|Classy move, Chris.|
These were some of the words spoken from former Warrior great Chris Mullin to the raucous Oakland crowd on March 16, 2012. Then-new owner Joseph Lacob was trying to introduce Mullin at halftime to celebrate the retirement of his jersey.
Mullin ended up being right for the most part, except that change is not inevitable sometimes. It is inevitable at all times. It's the one constant in life aside from death, and it is all in how you adapt to it that shows your true colors.
On a night where he was to be celebrated for his on-the-court heroics, Mullin came to the rescue again. We have all been there- in front of others, freezing up and wondering when the ordeal would be over. Mullin could have sat back and and idly watched while the new guy in town took one on the chin from thousands of passionate and loyal fans. But the former St. John's standout is not one to sit by and watch things happen. On that night, he was the only one who could bail out Lacob. Former great Rick Barry admirably tried and failed, one step away from challenging the crowd to a fight outside the arena.
The game was the first since trading away fan favorite Monta Ellis. I remember at the time thinking "Where is this franchise headed?" Either Lacob and his crew had just made a franchise-crippling move for the sake of publicity, or the owner knew exactly what he was doing in order to make Golden State a contender.
At this point and time, Lacob looks like the smartest man in the room. Chris Mullin's unwavering confidence combined with then-first year head coach Marc Jackson's endorsement in the owner only makes everyone involved coming out smelling like roses.
Mullin continued his sermon that night, preaching patience and that "everything would work out just fine." Looking back, those words almost seem prophetic.
|Lacob has put together a talented trio.|
Fast forward to present time. It's August 2013. The Warriors upset the second seeded Denver Nuggets in the first round of the playoffs, ultimately succumbing to the Western Conference champion San Antonio Spurs in six games. For a team not even expected to make the playoffs much less take out a team that had the Coach and Executive of the Year....not too shabby.
The Warriors did not stay quiet during the summer, either. They helped their immediate picture by bringing in Andre Iguodala for four years and forty-eight million dollars. The casualties were solid backup point guard Jarrett Jack and savvy veteran power forward Carl Landry. These two losses were offset by the additions of future draft picks from the Jazz. Utah, in turn, took the albatross made up by the contracts of Andres Biedrins, Richard Jefferson and Brandon Rush off Golden State's hands.
|Iggy will shine in Oakland. Ellis will struggle in Dallas.|
Those series of moves helped solidify the Warriors' bench, as Barnes will be in sixth man of the year talks all season, and Iggy will help push a break and get more shots for Curry (who can easily create shots by himself) and Klay Thompson. With David Lee and Andrew Bogut on the boards, this team is going to be in playoff contention for the majority of the season, barring injuries.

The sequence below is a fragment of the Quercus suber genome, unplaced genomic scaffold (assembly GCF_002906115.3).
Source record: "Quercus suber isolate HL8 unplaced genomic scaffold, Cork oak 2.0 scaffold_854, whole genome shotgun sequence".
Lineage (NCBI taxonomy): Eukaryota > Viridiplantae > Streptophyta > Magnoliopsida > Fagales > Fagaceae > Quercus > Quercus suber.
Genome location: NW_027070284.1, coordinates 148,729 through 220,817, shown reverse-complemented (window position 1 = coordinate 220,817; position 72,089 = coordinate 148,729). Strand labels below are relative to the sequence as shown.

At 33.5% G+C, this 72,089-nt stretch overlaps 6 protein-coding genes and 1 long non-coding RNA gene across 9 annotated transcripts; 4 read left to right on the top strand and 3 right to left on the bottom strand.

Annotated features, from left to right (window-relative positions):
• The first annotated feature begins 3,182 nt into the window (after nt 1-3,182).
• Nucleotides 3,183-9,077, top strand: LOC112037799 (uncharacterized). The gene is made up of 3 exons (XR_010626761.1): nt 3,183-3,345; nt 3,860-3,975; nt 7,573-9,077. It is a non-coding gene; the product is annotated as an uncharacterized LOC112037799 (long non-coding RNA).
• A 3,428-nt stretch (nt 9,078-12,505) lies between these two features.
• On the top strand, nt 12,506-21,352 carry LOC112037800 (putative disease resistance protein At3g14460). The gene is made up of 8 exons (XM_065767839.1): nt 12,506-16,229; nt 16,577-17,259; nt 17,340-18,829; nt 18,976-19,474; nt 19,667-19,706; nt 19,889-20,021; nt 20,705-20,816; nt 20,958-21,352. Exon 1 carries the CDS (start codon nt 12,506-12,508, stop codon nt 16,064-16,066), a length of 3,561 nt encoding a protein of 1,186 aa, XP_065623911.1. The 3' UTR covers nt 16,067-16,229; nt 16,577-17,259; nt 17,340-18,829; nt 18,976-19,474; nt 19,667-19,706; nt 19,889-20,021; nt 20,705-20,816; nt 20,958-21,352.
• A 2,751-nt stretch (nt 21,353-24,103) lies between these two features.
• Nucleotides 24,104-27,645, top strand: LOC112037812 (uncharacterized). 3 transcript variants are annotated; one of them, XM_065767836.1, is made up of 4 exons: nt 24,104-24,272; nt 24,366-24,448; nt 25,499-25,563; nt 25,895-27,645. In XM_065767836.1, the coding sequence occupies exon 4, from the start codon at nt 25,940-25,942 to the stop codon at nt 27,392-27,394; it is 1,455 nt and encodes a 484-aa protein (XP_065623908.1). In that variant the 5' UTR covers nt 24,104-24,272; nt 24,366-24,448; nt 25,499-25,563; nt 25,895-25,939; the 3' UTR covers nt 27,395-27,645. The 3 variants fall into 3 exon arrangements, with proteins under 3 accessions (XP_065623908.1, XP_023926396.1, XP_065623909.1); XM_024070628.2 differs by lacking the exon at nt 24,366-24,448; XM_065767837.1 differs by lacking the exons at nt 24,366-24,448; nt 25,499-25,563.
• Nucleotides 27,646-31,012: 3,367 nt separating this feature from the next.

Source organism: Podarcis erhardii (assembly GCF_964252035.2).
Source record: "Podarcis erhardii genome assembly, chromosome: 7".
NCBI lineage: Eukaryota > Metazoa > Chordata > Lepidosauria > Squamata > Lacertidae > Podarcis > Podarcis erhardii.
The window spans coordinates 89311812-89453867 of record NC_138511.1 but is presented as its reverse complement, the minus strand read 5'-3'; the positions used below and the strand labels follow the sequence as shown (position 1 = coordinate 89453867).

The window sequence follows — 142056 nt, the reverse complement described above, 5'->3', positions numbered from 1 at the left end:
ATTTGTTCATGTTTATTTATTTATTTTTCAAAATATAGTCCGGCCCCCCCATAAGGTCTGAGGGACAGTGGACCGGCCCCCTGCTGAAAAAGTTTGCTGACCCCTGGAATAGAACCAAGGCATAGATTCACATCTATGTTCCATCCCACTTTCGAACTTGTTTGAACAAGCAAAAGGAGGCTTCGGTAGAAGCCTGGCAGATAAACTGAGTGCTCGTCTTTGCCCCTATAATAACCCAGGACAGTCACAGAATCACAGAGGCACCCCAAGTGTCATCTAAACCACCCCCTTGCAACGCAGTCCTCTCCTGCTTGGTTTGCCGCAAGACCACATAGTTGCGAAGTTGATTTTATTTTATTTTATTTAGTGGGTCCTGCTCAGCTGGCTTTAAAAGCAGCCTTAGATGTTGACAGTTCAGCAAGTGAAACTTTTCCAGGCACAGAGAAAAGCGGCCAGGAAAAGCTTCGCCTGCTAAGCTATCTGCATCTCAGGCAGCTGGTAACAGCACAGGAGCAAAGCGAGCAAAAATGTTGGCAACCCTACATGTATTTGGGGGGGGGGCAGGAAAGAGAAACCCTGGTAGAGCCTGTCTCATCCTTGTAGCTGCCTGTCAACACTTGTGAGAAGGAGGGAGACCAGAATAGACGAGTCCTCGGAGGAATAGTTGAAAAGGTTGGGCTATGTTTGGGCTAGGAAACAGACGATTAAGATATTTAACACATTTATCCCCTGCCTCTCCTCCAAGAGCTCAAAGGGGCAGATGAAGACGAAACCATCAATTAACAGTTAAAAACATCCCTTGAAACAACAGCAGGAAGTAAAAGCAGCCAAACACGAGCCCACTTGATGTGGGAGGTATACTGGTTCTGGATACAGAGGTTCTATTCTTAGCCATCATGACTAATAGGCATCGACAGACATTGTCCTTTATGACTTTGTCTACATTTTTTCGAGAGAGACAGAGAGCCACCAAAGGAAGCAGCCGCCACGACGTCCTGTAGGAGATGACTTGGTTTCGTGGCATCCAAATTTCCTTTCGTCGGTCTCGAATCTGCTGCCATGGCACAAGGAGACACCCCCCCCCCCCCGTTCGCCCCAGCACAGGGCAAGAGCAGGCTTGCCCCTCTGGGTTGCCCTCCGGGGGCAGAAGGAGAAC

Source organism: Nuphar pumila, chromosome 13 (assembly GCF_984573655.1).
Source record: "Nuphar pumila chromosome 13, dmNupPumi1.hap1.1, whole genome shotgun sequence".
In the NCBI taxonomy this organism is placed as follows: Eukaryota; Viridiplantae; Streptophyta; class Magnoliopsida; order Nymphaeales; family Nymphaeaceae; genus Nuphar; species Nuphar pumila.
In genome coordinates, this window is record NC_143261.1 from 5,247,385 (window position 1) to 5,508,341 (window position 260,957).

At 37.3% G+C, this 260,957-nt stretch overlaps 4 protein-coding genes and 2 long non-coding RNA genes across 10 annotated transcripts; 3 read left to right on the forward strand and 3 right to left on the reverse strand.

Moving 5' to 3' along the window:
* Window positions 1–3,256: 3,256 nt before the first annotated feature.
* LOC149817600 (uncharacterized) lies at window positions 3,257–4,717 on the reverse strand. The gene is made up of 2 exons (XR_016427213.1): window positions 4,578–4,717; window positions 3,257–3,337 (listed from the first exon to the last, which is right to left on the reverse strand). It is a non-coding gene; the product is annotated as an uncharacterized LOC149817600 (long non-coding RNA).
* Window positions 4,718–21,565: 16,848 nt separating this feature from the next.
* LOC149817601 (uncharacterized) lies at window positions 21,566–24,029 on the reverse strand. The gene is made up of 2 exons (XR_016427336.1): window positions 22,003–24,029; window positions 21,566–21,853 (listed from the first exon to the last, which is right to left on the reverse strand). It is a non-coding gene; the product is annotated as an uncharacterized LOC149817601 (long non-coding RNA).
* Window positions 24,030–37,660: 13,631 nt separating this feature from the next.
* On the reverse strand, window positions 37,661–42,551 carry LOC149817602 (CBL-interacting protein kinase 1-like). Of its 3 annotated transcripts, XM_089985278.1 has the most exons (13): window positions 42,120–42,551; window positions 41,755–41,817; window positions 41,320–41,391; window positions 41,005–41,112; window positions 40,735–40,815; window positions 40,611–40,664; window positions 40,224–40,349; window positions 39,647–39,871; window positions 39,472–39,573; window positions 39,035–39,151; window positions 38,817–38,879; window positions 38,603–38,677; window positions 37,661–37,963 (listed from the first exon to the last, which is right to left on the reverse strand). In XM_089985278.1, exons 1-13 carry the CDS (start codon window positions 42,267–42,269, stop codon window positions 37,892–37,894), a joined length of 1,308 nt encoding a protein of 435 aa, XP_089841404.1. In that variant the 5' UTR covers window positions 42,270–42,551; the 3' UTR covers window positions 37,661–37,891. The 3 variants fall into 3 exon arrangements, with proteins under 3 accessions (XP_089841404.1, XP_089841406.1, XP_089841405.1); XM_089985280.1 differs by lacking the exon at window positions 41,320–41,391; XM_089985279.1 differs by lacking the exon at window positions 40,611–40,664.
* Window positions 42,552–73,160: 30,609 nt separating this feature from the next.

We fear what we do not know. The abyss of uncertainty when it comes to peering into the future can seem endless. But if you have management that makes moves with a firm direction and always takes the big picture into account, then you are in good hands. Teams like the Thunder (Sam Presti), Rockets (Daryl Morey) and Spurs (R.C Buford) have adopted that way of thinking.
When thinking big picture, one cannot afford to cripple their teams with bad contracts or make moves that lack purpose. One cannot become attached to players so much that they cannot be seen as expendable. Unless you are a franchise cornerstone under a maximum contract, everyone is expendable. It's not personal- it's business.
This is what separates these organizations from one such as the Knicks, Nets and Pelicans. New York would give anything to get rid of Amare Stoudemire's burden of a contract. The new Brooklyn Nets have yet to take the court, but if things do not work out with their highly paid roster, I might say the same about them next year. The Pelicans have a young team, but a lot of money wrapped up in three guards (Tyreke Evans, Jrue Holiday and Eric Gordon).
|Gilbert wonders where it all went wrong.|
I also find it interesting how the Nuggets- poised for tons of success and a deep playoff run- have gone in the exact opposite direction following their early exit. George Karl was fired (that's what Coach of the Year gets you) and GM Masai Ujiri bolted for the Toronto Raptors. What a difference a year makes.
In retrospect, I do not blame Warriors fans for acting like they did- it's human nature. I would assume that the majority of people fear change. Golden State fans' passion and loyalty to their team is met by the organization's cohesiveness. This cohesiveness with Lacob at the helm allows them to make moves that matter and set the Warriors up for years of competitive basketball.
Like it? Love it? Hate it? Contact me on Twitter @SeanNeutron .